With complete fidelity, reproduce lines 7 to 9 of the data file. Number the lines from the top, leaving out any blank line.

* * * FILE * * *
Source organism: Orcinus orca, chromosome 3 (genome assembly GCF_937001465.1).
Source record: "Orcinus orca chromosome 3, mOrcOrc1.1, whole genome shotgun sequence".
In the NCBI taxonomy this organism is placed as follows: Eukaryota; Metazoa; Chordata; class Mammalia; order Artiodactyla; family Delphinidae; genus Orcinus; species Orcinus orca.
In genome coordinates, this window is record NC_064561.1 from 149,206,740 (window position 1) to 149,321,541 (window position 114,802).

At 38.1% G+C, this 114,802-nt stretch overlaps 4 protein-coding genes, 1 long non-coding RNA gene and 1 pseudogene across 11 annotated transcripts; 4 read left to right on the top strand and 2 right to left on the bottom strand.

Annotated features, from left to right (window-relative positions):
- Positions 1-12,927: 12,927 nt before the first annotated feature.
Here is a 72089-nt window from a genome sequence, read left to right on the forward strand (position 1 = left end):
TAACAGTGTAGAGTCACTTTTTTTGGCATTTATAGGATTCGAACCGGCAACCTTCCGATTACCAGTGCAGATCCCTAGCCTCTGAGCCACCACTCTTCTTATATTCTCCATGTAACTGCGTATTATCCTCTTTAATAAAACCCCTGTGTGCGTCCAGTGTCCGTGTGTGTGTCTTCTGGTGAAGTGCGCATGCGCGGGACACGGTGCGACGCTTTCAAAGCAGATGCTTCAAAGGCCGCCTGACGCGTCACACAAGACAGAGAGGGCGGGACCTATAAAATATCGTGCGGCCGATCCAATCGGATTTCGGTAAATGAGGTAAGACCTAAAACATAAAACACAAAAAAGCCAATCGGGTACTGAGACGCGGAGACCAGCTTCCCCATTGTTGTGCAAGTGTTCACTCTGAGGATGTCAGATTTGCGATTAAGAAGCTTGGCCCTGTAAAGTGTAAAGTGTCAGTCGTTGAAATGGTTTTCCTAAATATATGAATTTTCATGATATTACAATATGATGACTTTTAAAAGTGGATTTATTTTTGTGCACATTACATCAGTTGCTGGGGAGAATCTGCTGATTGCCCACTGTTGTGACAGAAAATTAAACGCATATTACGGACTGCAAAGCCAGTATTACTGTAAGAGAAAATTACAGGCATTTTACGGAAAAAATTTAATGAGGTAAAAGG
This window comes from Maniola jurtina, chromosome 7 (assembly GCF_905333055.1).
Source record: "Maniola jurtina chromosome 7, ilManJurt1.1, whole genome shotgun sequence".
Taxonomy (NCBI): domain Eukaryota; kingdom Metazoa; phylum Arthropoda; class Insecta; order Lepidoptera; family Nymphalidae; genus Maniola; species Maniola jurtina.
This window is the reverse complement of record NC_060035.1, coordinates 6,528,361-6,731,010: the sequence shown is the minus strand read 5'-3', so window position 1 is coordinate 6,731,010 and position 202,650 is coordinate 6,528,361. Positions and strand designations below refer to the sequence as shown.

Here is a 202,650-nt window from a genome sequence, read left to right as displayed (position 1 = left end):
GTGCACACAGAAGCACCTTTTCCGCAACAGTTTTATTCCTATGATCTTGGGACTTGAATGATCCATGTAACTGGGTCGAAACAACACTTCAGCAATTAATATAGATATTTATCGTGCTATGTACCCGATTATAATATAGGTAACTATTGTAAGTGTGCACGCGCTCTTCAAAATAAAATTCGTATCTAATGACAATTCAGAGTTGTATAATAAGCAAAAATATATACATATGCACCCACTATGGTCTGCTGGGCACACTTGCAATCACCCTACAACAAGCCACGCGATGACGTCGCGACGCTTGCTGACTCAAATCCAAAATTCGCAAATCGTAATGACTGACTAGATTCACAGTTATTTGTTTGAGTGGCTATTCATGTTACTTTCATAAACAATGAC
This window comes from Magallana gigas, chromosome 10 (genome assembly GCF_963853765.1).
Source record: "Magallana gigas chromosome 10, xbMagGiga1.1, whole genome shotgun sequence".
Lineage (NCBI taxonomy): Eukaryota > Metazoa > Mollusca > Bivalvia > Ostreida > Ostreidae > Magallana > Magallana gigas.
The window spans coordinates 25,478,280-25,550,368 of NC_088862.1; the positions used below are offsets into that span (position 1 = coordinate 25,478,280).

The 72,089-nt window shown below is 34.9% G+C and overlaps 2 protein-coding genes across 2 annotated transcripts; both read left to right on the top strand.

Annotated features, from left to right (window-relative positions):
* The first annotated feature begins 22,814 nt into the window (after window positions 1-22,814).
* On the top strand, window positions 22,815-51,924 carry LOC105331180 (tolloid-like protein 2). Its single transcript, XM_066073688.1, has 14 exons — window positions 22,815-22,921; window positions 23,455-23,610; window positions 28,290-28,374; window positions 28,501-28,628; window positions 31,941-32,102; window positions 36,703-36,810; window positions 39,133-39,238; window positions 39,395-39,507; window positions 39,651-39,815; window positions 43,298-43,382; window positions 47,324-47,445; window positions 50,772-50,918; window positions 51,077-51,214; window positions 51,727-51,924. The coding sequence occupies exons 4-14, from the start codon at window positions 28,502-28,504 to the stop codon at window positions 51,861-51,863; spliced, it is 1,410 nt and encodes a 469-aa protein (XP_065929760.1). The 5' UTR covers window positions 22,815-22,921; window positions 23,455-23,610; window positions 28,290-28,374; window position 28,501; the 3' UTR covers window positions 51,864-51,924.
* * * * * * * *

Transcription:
- Positions 1-12,927: 12,927 nt before the first annotated feature.
Here is a 72089-nt window from a genome sequence, read left to right on the forward strand (position 1 = left end):
TAACAGTGTAGAGTCACTTTTTTTGGCATTTATAGGATTCGAACCGGCAACCTTCCGATTACCAGTGCAGATCCCTAGCCTCTGAGCCACCACTCTTCTTATATTCTCCATGTAACTGCGTATTATCCTCTTTAATAAAACCCCTGTGTGCGTCCAGTGTCCGTGTGTGTGTCTTCTGGTGAAGTGCGCATGCGCGGGACACGGTGCGACGCTTTCAAAGCAGATGCTTCAAAGGCCGCCTGACGCGTCACACAAGACAGAGAGGGCGGGACCTATAAAATATCGTGCGGCCGATCCAATCGGATTTCGGTAAATGAGGTAAGACCTAAAACATAAAACACAAAAAAGCCAATCGGGTACTGAGACGCGGAGACCAGCTTCCCCATTGTTGTGCAAGTGTTCACTCTGAGGATGTCAGATTTGCGATTAAGAAGCTTGGCCCTGTAAAGTGTAAAGTGTCAGTCGTTGAAATGGTTTTCCTAAATATATGAATTTTCATGATATTACAATATGATGACTTTTAAAAGTGGATTTATTTTTGTGCACATTACATCAGTTGCTGGGGAGAATCTGCTGATTGCCCACTGTTGTGACAGAAAATTAAACGCATATTACGGACTGCAAAGCCAGTATTACTGTAAGAGAAAATTACAGGCATTTTACGGAAAAAATTTAATGAGGTAAAAGG